Although one may experience good fortune now, when the circumstances responsible for its present manifestation are exhausted, it will disappear. How could one take joy in good fortune? Since success and failure depend on circumstances, the mind should remain unchanged. It should be unmoved even by the winds of good fortune, but mysteriously in accordance with the Tao. Therefore, this is called the practice of acceptance of circumstances.

The third is the practice of the absence of craving. The various kinds of covetousness and attachment that people experience in their never-ending ignorance are referred to as craving. The wise person is enlightened to the Truth, the essential principle which is contrary to human convention. He pacifies his mind in inactivity and accepts whatever happens to him. Understanding that all existence is nonsubstantial, he is without desire. The sutra says: “To have craving entails suffering; to be without craving means joy.” Understand clearly that to be without craving is equivalent to the true practice of the Path.

The fourth is the practice of accordance with the Dharma. The absolute principle of essential purity is called Dharma. According to this principle, all characteristics are non-substantial and there is no defilement and no attachment, no “this” and “that.” Since this Dharma is without parsimony, one should practice the perfection of dana (selfless giving), giving of one’s body, life, and possessions without any regret. In this way one benefits self as well as others ornamenting the path of enlightenment.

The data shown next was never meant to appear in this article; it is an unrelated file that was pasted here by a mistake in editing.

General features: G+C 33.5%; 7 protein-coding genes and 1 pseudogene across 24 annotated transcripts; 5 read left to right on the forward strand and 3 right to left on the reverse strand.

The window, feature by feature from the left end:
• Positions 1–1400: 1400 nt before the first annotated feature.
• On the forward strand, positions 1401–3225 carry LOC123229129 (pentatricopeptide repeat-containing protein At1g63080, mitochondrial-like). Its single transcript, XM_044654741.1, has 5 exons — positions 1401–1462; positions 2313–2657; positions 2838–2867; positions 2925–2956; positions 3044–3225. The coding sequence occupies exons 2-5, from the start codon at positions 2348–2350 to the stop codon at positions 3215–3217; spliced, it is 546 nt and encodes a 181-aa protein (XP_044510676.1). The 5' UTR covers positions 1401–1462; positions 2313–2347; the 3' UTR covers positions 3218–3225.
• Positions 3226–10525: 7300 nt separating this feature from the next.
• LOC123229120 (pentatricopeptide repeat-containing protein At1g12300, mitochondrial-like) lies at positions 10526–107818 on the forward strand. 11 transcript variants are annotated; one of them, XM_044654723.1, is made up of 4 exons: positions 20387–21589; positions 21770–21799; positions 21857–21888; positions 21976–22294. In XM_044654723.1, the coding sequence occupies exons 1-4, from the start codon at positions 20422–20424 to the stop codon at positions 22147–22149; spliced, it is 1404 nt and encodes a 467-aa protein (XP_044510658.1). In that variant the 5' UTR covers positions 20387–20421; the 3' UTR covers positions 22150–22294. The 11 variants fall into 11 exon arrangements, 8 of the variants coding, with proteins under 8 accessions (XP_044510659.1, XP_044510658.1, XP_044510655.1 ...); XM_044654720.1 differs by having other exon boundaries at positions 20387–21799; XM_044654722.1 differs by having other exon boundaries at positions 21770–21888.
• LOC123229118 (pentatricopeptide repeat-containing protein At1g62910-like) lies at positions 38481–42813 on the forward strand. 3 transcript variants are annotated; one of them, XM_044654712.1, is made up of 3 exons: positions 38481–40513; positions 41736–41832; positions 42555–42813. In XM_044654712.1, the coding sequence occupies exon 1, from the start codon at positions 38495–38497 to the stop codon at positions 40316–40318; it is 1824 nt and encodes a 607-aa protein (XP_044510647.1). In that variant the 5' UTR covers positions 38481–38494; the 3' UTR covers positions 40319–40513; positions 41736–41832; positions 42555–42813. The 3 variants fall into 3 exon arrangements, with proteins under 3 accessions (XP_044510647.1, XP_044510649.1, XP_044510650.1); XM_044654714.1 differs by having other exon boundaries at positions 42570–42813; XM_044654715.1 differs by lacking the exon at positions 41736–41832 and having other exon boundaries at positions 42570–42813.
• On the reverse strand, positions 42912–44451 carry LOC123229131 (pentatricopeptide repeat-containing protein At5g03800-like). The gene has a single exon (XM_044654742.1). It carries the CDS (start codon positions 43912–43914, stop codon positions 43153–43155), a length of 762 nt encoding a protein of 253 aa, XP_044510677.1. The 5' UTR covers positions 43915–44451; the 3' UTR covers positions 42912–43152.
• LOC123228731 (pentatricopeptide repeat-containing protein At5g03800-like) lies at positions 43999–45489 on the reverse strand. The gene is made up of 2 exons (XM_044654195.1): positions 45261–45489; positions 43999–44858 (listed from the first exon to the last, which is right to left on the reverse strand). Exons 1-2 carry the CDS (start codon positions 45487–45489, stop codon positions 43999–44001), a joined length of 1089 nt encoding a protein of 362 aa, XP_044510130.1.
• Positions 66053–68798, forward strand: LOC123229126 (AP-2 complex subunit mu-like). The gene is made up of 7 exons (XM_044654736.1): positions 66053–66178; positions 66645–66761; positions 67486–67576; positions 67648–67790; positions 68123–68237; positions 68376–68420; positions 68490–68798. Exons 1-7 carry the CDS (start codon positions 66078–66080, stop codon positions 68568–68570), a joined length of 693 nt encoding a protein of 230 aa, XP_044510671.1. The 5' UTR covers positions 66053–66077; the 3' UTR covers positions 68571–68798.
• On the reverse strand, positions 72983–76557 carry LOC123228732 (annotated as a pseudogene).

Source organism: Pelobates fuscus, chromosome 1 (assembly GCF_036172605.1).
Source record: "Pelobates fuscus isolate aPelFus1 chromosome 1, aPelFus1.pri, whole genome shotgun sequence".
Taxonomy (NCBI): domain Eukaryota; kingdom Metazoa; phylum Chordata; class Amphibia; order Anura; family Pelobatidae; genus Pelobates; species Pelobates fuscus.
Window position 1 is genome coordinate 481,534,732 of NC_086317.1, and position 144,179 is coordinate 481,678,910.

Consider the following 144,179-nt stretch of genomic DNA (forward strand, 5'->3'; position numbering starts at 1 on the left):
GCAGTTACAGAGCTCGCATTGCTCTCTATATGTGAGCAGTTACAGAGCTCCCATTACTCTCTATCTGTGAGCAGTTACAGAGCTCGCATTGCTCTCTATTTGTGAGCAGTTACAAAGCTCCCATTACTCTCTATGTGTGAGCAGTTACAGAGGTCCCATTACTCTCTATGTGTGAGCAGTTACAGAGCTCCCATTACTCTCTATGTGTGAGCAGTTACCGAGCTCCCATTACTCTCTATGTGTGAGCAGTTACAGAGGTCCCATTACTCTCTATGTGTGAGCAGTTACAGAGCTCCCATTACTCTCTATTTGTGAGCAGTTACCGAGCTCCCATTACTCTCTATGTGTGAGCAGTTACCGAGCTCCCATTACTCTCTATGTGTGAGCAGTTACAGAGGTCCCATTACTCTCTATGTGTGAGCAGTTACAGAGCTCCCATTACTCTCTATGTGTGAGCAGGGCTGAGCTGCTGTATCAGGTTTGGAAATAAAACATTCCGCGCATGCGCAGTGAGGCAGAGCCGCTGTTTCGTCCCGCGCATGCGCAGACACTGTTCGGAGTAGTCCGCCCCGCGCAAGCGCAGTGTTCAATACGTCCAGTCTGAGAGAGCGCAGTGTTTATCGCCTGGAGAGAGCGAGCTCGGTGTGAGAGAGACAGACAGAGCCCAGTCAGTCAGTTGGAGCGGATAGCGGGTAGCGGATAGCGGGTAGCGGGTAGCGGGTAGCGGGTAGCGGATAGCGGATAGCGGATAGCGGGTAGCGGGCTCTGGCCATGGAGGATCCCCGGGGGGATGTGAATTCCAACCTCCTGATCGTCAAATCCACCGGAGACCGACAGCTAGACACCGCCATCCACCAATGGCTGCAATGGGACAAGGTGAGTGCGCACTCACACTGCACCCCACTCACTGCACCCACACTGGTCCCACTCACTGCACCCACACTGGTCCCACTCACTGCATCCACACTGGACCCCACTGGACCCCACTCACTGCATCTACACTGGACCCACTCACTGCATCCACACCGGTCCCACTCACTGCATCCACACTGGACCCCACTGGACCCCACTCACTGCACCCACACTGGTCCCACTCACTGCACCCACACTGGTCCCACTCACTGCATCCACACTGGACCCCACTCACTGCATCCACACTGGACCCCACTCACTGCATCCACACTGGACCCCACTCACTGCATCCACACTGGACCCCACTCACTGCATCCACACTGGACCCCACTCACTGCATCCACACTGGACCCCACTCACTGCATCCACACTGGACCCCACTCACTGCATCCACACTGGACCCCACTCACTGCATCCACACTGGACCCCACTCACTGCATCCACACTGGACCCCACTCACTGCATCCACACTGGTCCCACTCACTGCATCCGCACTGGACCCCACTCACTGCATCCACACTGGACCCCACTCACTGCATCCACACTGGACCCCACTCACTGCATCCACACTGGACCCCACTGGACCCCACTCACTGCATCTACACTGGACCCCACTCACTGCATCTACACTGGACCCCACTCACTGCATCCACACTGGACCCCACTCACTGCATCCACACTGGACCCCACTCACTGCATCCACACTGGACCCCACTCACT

Bodhidharma (440-533)

The Practice of “Wall Contemplation”

The crux of the entrance of principle is of course the troublesome term “wall contemplation.” This term is without precedent in prior texts and is subject to a number of interpretations by later Chinese authorities.

In the preface to the work T’an-lin refers to the teaching of “pacification of the mind,” which is one of the most common terms for spiritual endeavor and meditation practice in early Ch’an. Tsung-mi refers to wall contemplation as an allegory for Bodhidharma’s unverbalized teaching of mind and its essence of “knowing.”  Huang-po His-yun refers to the practice of physically facing a wall in meditation. One text states that Bodhidharma “always sat in silence facing the wall, so people called him the ‘wall-contemplating Brahmin.’”